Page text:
Three red flags that he isn't telling the whole story. The first is that he says he worked five years trouble-free in Norway, but was denied another visa for being a security threat. The next is that he mentions that he is a local journalist and small business owner, ostensibly as proof that he intends to return to Afghanistan, yet he clearly states that he intends to go to Norway when he leaves Poland. The third is that he does not intend to live in Poland with his wife, again because he will be going to Norway. That just doesn't add up.
jon357 63 | 14,341
8 Sep 2017  #12
Especially if he appears in the Interpol database or any of the anti-terrorist databases, which are automatically checked when they scan his passport

That doesn't rule out admission at all - there are plenty of people with Schengen visas who you personally would prefer to exclude.

a security threat.

Likewise - I'm on the database myself, due to travelling to Iraq every month for four years, and while it does occasionally cause delays at airports, it hasn't yet resulted in exclusion from any country.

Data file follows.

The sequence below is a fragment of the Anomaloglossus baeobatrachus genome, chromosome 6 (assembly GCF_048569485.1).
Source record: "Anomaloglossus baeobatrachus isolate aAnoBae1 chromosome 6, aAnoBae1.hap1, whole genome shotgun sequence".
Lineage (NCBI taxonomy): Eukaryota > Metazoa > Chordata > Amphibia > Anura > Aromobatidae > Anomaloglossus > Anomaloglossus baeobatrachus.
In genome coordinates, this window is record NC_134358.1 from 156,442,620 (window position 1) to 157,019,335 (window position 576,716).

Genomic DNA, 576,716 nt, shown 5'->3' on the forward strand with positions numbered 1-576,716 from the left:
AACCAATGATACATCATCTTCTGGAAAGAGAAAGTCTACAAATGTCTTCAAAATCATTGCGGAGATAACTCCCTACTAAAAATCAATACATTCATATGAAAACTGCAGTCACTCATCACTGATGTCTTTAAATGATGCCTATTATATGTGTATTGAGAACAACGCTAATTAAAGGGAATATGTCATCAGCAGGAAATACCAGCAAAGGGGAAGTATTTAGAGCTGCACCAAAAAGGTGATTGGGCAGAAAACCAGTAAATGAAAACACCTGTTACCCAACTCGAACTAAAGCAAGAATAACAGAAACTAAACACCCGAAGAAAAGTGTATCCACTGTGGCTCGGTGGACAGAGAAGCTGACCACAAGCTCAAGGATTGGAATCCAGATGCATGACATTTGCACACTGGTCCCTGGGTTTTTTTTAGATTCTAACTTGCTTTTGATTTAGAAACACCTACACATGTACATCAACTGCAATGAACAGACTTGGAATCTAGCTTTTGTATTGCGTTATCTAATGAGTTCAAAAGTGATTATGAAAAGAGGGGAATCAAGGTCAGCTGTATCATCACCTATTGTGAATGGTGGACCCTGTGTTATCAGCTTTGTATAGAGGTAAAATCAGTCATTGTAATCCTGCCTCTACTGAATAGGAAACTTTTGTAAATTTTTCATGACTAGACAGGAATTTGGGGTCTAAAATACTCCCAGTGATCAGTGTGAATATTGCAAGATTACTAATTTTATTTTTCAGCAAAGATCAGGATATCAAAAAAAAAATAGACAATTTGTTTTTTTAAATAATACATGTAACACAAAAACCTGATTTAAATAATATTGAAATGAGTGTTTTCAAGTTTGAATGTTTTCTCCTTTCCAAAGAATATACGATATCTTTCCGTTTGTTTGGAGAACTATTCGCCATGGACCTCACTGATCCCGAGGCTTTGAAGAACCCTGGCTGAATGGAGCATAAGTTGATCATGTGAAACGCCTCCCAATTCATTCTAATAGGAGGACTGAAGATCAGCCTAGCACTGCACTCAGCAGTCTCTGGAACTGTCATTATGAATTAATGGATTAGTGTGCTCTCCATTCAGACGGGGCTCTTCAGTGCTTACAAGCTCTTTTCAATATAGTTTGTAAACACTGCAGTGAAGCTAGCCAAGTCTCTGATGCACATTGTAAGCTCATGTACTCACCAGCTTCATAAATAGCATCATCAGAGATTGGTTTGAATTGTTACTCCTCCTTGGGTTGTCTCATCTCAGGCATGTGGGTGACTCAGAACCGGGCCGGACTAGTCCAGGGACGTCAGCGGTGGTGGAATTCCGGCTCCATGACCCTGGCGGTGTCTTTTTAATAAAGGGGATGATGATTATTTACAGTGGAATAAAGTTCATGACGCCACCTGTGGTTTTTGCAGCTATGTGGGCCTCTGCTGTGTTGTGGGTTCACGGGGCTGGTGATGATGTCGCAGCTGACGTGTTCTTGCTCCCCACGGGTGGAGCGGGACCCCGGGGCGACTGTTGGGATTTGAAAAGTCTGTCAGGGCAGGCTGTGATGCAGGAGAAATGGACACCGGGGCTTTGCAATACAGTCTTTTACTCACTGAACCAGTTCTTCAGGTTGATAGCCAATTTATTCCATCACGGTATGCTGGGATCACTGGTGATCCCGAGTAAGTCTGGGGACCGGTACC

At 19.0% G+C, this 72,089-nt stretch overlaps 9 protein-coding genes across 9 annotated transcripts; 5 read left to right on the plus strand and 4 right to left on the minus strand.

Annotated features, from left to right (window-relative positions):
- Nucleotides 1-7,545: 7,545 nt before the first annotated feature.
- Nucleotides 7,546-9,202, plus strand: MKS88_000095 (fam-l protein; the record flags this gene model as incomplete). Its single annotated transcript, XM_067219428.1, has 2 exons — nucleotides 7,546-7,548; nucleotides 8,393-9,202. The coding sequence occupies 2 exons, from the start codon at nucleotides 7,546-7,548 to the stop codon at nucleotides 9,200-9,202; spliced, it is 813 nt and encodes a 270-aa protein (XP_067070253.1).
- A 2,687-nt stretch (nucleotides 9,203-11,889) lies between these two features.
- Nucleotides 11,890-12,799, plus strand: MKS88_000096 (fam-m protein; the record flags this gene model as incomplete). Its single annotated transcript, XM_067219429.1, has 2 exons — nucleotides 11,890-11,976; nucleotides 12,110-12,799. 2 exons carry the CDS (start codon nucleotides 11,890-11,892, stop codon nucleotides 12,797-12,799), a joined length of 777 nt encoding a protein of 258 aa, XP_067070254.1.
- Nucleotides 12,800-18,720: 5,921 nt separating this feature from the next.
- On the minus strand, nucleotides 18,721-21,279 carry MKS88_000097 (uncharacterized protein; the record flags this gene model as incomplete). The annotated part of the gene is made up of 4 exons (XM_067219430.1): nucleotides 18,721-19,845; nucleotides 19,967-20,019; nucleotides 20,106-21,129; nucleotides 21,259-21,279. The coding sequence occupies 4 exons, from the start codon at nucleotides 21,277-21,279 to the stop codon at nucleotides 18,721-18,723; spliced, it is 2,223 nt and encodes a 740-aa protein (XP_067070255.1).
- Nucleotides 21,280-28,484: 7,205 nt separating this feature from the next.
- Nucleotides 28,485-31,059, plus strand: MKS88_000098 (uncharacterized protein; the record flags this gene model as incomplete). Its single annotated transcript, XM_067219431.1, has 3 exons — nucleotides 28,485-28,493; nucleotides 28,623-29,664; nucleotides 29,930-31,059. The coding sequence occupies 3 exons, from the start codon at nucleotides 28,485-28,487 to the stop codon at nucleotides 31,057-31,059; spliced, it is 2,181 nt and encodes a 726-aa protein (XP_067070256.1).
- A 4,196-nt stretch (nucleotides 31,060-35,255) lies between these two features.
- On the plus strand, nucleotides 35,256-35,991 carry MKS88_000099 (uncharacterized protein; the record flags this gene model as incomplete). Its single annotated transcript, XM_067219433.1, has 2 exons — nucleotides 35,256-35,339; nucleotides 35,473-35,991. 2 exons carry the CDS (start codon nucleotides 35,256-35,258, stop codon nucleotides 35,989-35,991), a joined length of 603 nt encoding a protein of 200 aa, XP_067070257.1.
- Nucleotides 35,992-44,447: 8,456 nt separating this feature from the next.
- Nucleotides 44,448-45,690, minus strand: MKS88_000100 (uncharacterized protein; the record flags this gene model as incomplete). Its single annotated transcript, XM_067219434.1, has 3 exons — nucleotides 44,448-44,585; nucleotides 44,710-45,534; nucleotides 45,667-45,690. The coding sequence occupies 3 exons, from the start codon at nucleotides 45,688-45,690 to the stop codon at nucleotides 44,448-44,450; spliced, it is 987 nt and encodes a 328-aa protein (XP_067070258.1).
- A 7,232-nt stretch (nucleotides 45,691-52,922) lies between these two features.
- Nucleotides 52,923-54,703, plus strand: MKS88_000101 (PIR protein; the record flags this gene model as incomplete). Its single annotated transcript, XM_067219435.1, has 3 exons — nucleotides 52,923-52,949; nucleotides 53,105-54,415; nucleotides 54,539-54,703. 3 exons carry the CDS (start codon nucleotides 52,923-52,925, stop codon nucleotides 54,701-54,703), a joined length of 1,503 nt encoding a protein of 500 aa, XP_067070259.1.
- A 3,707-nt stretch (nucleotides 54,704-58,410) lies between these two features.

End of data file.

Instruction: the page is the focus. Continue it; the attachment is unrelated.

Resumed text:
That just doesn't add up.

A matter for him.
DominicB - | 2,650
8 Sep 2017  #13
That doesn't rule out admission at all

Do you really think an Afghan citizen who is in the Interpol database stands a chance of being admitted into the country, or even getting a visa in the first place? Delays at the airport notwithstanding, you were an EU citizen returning home and were able to give credible reasons for why you appeared in the database. This guy is not an EU citizen, but a citizen of a war torn country that has a long history of exporting terrorism and narcotics traffickers, and the best reason he can give is that it was, quote, "maybe some name mistake". Who's going to believe that? And he has to convince at least three people: the consul, the airport security officer, and the Border Force officer.